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Your principles #3 and #5 are in a weak conflict - generating hypothesis without having enough information to narrow the space of reasonable hypotheses would too often lead to false positives. When faced with an unknown novel phenomena, one put to collect information first, including collecting experimental data without a fixed hypothesis, before starting to formulate any hypotheses.

I'm not involved in politics or the military action, but I can't help but feel implicated by my government's actions as a citizen here

Please consider the implications of not only being a citizen, but also taxpayer, and customer to other taxpayers. Through taxes, you work indirectly supports the Russian war effort.

I'm interested in building global startups,

If you succeed while still in Russia, what is stopping those with powerful connections from simply taking over from you? From what you say, it does not sound like you have connections of your own that would allow you to protect yourself?

You do not mention you eligibility for getting drafted, but unless you have strong reasons to believe you would not be (e.g. you are female), you also need to consider that possibility.

Chances are things in Russia will become worse before they become better. Have you considered how Putin's next big stupid move might affect you? What happens next time something like the Prigozhin/Wagner rebellion is a bit less of a farse? Or how it might affect you if Putin dies and Kadyrov decides it's his chance to take over?

Option 5: the questioner is optimizing a metric other than what appears to be the post's implicit "get max info with minimal number of questions, ignoring communication overhead", which is IMHO a weird metric to optimize to begin with - not only it does not take length/complexity of each question into account, but is also ignoring things like maintaining answerer wilingness to continue answering questions, not annoying the answerer, ensuring proper context so that a question is not misunderstood, and this is not even taking into account the possiblity that while the questioner does care about getting the information, they might also simultaneously care about other things.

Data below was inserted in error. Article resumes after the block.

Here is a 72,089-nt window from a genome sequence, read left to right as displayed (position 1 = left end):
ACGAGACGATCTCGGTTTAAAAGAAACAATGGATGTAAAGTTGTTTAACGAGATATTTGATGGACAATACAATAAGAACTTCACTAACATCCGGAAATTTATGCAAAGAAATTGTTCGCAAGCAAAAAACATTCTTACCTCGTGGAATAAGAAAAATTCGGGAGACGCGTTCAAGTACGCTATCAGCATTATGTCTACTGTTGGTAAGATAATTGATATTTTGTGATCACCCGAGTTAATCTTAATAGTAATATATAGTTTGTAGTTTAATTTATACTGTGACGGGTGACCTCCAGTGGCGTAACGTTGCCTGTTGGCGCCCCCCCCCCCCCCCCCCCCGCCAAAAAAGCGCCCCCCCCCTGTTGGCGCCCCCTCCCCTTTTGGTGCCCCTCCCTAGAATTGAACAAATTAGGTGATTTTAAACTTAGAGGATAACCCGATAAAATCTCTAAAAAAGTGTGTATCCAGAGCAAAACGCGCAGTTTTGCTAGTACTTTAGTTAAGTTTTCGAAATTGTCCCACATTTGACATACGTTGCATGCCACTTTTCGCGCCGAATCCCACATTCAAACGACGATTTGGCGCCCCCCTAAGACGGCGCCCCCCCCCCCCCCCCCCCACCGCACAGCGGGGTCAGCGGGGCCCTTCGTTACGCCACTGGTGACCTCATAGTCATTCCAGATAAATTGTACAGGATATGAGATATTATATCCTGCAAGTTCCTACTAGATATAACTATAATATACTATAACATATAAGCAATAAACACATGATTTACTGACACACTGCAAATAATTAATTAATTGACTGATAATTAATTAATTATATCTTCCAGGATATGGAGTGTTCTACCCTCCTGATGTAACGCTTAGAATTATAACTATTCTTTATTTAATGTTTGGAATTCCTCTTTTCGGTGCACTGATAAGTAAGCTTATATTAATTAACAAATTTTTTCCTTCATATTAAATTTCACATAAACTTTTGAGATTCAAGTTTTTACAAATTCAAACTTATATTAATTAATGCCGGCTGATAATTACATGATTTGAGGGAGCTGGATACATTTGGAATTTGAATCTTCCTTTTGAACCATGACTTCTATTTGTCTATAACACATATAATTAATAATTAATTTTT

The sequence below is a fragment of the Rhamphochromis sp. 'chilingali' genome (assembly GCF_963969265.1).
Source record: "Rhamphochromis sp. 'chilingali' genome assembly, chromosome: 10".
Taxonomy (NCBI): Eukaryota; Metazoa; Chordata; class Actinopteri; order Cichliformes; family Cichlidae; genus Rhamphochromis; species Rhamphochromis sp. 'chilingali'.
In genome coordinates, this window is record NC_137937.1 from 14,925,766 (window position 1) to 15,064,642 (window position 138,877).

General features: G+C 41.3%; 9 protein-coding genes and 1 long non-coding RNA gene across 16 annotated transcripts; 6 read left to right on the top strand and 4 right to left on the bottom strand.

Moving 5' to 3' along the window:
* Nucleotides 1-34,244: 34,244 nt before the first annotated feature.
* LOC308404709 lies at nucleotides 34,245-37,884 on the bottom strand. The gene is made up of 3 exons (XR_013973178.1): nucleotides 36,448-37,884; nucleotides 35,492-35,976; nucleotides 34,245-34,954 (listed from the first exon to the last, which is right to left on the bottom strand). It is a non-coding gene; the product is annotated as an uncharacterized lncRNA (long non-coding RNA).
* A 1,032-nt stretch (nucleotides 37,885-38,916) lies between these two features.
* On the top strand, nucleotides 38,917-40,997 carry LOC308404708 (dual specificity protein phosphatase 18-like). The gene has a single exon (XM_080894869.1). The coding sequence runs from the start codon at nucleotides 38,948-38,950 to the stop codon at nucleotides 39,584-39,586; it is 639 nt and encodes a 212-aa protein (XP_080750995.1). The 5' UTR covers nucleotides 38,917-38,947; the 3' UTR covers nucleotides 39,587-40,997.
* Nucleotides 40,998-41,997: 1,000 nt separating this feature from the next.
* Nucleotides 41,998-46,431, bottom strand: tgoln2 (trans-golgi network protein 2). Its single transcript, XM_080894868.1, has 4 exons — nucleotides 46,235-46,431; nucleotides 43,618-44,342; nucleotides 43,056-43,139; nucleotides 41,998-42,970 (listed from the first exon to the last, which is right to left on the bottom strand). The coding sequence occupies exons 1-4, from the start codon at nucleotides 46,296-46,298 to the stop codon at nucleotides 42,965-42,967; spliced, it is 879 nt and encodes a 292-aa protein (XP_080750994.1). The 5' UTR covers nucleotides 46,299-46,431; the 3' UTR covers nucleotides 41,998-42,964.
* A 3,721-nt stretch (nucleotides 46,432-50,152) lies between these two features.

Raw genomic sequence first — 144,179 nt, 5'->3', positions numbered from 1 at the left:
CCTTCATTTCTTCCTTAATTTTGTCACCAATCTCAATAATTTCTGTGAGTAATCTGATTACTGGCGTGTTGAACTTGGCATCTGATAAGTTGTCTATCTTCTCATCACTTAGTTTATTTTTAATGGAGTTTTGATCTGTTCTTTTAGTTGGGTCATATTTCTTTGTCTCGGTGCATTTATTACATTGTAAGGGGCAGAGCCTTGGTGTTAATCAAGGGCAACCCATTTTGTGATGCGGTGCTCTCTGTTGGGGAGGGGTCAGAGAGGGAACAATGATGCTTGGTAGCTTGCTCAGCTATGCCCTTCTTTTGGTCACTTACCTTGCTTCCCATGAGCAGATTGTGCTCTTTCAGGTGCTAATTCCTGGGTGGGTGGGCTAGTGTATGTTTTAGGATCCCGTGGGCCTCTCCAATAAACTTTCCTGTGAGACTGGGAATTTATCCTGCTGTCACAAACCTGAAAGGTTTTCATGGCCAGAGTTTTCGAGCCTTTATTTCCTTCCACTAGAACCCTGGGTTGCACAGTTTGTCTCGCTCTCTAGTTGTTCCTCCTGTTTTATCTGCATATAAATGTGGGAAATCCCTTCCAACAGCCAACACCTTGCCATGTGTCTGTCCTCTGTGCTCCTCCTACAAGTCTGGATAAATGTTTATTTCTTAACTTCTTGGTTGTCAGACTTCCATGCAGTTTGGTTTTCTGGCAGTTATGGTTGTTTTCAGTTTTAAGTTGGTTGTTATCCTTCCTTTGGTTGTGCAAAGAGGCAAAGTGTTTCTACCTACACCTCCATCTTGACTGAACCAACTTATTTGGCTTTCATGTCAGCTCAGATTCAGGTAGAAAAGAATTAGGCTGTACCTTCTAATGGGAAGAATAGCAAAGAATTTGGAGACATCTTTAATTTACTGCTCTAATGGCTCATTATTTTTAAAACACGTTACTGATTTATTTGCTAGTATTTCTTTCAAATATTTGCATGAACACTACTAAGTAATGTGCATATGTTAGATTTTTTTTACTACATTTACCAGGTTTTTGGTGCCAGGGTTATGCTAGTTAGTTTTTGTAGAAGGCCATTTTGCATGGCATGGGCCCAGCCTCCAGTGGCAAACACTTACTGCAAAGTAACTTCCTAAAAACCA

Looks like a good summary of their current positions, but how about willingness to update their position and act decisively and based on actual evidence/data? De Santis's history of anti-mask/anti-vaccine stances have to be taken into account, perhaps? Same for Kennedy?

I am not working on X because it's so poorly defined that I dread needing to sort it out.

I not working on X because I am at a loss where to start

I feel like admiring the problem X and considering all the ways I could theoretically start solving it, so I am not actually doing something to solve it.

For a professor at a top university, this would be easily 60+ hrs/week. https://www.insidehighered.com/news/2014/04/09/research-shows-professors-work-long-hours-and-spend-much-day-meetings claims 61hrs/week is average, and something like 65 for a full Professor. The primary currency is prestige, not salary, and prestige is generated by research (high-profile grants, high-profile publications, etc), not teaching. For teaching, they would likely care a lot more about advanced classes for students getting closer to potentially joining their research team, and a lot less about the intro classes (where many students might not even be from the right major) - those would often be seen as a chore to get out of the way, not as a meaningful task to invest actual effort into.

So what system selects the best leader out of the entire population?

None - as Churchill said, democracy is the worst form of Government except for all those other forms that have been tried from time to time. Still, should be realistic when explaining the benefits.

One theory of democracy’s purpose is to elect the “right” leaders. In this view, questions such as “Who is best equipped to lead this nation?” have a correct answer, and democracy is merely the most effective way to find that answer.

I think this is a very limiting view of instrumental goals of democracy. First, democracy has almost no chance of selecting the best leader - at best, it could help select a better one out of a limited set of options. Second, this ignores a key, IMHO the key, feature of democracy - keeping leaders accountable after they are elected. Democracy does not just start backsliding when a bad leader is elected, it starts backsliding when the allies of that leader become too willing to shield the "dear leader" from accountability.

Ensuring the leaders change is another important feature.

This makes assumptions that make no sense to me. Auto-GPT is already not passively safe, and there is no reason to be sure LLMs would remain myopic as they are scaled. LLMs are inscrutable matrixes of floating points that we are barely learning how to understand and interpret. We have no reliable way to predict when LLMs might hallucinate or misbehave in some other way. There is also no "human level" - LLMs are way faster than humans and are way more scalable than humans - there is no way to get LLMs that are as good as humans without having something that's way better than humans along a huge number of dimensions.

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